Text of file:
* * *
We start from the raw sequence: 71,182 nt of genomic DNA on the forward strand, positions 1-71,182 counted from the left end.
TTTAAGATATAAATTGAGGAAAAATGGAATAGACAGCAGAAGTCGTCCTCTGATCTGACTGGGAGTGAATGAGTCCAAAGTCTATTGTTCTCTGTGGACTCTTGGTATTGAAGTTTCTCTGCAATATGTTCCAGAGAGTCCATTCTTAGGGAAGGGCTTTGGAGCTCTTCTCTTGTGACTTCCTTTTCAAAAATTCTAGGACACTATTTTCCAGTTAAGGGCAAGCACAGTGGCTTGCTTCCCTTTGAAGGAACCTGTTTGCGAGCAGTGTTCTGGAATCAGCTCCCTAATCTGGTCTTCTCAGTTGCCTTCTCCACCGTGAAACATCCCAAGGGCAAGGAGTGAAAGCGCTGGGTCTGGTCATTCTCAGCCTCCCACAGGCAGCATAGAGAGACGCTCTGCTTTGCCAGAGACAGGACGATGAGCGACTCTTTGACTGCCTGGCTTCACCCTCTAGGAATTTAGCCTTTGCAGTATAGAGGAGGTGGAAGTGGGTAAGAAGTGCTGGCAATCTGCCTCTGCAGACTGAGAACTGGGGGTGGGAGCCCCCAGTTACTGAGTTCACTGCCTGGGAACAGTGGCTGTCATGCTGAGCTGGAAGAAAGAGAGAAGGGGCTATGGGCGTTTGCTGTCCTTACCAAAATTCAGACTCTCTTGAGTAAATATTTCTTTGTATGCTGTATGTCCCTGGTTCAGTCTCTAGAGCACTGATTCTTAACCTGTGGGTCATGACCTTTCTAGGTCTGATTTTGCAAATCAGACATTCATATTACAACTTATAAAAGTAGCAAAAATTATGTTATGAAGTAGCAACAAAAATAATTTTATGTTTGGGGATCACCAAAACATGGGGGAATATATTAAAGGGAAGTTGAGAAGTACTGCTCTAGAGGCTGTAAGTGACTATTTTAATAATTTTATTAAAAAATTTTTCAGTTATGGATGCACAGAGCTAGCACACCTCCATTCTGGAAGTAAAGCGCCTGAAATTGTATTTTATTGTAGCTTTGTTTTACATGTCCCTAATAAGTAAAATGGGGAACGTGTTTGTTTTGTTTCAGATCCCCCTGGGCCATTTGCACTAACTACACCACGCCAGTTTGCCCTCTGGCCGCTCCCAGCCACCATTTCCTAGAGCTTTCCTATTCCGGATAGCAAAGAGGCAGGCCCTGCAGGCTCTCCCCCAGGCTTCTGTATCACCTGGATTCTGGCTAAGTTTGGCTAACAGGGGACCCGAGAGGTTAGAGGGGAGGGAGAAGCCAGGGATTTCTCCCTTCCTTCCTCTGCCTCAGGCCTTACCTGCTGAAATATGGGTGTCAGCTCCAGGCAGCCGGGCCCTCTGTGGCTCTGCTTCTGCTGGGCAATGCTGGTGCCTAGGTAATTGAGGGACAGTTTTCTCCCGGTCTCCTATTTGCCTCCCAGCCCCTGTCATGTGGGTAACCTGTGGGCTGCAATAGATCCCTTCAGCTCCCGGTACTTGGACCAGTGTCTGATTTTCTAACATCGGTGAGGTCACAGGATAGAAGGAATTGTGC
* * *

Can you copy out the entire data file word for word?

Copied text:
We start from the raw sequence: 71,182 nt of genomic DNA on the forward strand, positions 1-71,182 counted from the left end.
TTTAAGATATAAATTGAGGAAAAATGGAATAGACAGCAGAAGTCGTCCTCTGATCTGACTGGGAGTGAATGAGTCCAAAGTCTATTGTTCTCTGTGGACTCTTGGTATTGAAGTTTCTCTGCAATATGTTCCAGAGAGTCCATTCTTAGGGAAGGGCTTTGGAGCTCTTCTCTTGTGACTTCCTTTTCAAAAATTCTAGGACACTATTTTCCAGTTAAGGGCAAGCACAGTGGCTTGCTTCCCTTTGAAGGAACCTGTTTGCGAGCAGTGTTCTGGAATCAGCTCCCTAATCTGGTCTTCTCAGTTGCCTTCTCCACCGTGAAACATCCCAAGGGCAAGGAGTGAAAGCGCTGGGTCTGGTCATTCTCAGCCTCCCACAGGCAGCATAGAGAGACGCTCTGCTTTGCCAGAGACAGGACGATGAGCGACTCTTTGACTGCCTGGCTTCACCCTCTAGGAATTTAGCCTTTGCAGTATAGAGGAGGTGGAAGTGGGTAAGAAGTGCTGGCAATCTGCCTCTGCAGACTGAGAACTGGGGGTGGGAGCCCCCAGTTACTGAGTTCACTGCCTGGGAACAGTGGCTGTCATGCTGAGCTGGAAGAAAGAGAGAAGGGGCTATGGGCGTTTGCTGTCCTTACCAAAATTCAGACTCTCTTGAGTAAATATTTCTTTGTATGCTGTATGTCCCTGGTTCAGTCTCTAGAGCACTGATTCTTAACCTGTGGGTCATGACCTTTCTAGGTCTGATTTTGCAAATCAGACATTCATATTACAACTTATAAAAGTAGCAAAAATTATGTTATGAAGTAGCAACAAAAATAATTTTATGTTTGGGGATCACCAAAACATGGGGGAATATATTAAAGGGAAGTTGAGAAGTACTGCTCTAGAGGCTGTAAGTGACTATTTTAATAATTTTATTAAAAAATTTTTCAGTTATGGATGCACAGAGCTAGCACACCTCCATTCTGGAAGTAAAGCGCCTGAAATTGTATTTTATTGTAGCTTTGTTTTACATGTCCCTAATAAGTAAAATGGGGAACGTGTTTGTTTTGTTTCAGATCCCCCTGGGCCATTTGCACTAACTACACCACGCCAGTTTGCCCTCTGGCCGCTCCCAGCCACCATTTCCTAGAGCTTTCCTATTCCGGATAGCAAAGAGGCAGGCCCTGCAGGCTCTCCCCCAGGCTTCTGTATCACCTGGATTCTGGCTAAGTTTGGCTAACAGGGGACCCGAGAGGTTAGAGGGGAGGGAGAAGCCAGGGATTTCTCCCTTCCTTCCTCTGCCTCAGGCCTTACCTGCTGAAATATGGGTGTCAGCTCCAGGCAGCCGGGCCCTCTGTGGCTCTGCTTCTGCTGGGCAATGCTGGTGCCTAGGTAATTGAGGGACAGTTTTCTCCCGGTCTCCTATTTGCCTCCCAGCCCCTGTCATGTGGGTAACCTGTGGGCTGCAATAGATCCCTTCAGCTCCCGGTACTTGGACCAGTGTCTGATTTTCTAACATCGGTGAGGTCACAGGATAGAAGGAATTGTGC